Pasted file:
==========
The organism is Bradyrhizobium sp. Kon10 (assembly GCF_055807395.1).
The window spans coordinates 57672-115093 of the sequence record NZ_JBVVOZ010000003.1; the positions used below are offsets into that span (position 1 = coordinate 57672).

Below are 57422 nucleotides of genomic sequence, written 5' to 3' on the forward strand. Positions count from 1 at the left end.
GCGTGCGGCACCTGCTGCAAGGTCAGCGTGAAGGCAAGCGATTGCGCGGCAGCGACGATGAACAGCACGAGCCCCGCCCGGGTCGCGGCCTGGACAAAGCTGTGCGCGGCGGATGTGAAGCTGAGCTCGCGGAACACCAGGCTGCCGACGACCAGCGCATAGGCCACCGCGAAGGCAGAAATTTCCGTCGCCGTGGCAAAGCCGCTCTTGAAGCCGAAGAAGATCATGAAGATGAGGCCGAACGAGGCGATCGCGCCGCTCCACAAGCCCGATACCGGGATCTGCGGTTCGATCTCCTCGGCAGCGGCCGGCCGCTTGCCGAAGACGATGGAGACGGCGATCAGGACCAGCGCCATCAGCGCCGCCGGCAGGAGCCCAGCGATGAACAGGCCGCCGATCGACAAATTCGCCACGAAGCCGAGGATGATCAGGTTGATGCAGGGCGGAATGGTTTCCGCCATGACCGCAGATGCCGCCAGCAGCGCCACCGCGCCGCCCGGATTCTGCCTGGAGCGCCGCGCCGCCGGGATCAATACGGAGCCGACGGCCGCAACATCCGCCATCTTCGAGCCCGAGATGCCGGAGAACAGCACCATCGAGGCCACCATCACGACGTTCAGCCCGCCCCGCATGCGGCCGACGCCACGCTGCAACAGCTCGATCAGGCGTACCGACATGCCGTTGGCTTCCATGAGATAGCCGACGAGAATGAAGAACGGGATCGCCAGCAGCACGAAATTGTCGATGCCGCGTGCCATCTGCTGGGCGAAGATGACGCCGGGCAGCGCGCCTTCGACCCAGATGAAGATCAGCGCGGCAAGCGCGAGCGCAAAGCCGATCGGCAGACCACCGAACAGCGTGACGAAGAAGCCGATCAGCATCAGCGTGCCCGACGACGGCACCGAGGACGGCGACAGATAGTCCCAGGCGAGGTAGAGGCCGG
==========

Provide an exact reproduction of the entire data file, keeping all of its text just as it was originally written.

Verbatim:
The organism is Bradyrhizobium sp. Kon10 (assembly GCF_055807395.1).
The window spans coordinates 57672-115093 of the sequence record NZ_JBVVOZ010000003.1; the positions used below are offsets into that span (position 1 = coordinate 57672).

Below are 57422 nucleotides of genomic sequence, written 5' to 3' on the forward strand. Positions count from 1 at the left end.
GCGTGCGGCACCTGCTGCAAGGTCAGCGTGAAGGCAAGCGATTGCGCGGCAGCGACGATGAACAGCACGAGCCCCGCCCGGGTCGCGGCCTGGACAAAGCTGTGCGCGGCGGATGTGAAGCTGAGCTCGCGGAACACCAGGCTGCCGACGACCAGCGCATAGGCCACCGCGAAGGCAGAAATTTCCGTCGCCGTGGCAAAGCCGCTCTTGAAGCCGAAGAAGATCATGAAGATGAGGCCGAACGAGGCGATCGCGCCGCTCCACAAGCCCGATACCGGGATCTGCGGTTCGATCTCCTCGGCAGCGGCCGGCCGCTTGCCGAAGACGATGGAGACGGCGATCAGGACCAGCGCCATCAGCGCCGCCGGCAGGAGCCCAGCGATGAACAGGCCGCCGATCGACAAATTCGCCACGAAGCCGAGGATGATCAGGTTGATGCAGGGCGGAATGGTTTCCGCCATGACCGCAGATGCCGCCAGCAGCGCCACCGCGCCGCCCGGATTCTGCCTGGAGCGCCGCGCCGCCGGGATCAATACGGAGCCGACGGCCGCAACATCCGCCATCTTCGAGCCCGAGATGCCGGAGAACAGCACCATCGAGGCCACCATCACGACGTTCAGCCCGCCCCGCATGCGGCCGACGCCACGCTGCAACAGCTCGATCAGGCGTACCGACATGCCGTTGGCTTCCATGAGATAGCCGACGAGAATGAAGAACGGGATCGCCAGCAGCACGAAATTGTCGATGCCGCGTGCCATCTGCTGGGCGAAGATGACGCCGGGCAGCGCGCCTTCGACCCAGATGAAGATCAGCGCGGCAAGCGCGAGCGCAAAGCCGATCGGCAGACCACCGAACAGCGTGACGAAGAAGCCGATCAGCATCAGCGTGCCCGACGACGGCACCGAGGACGGCGACAGATAGTCCCAGGCGAGGTAGAGGCCGG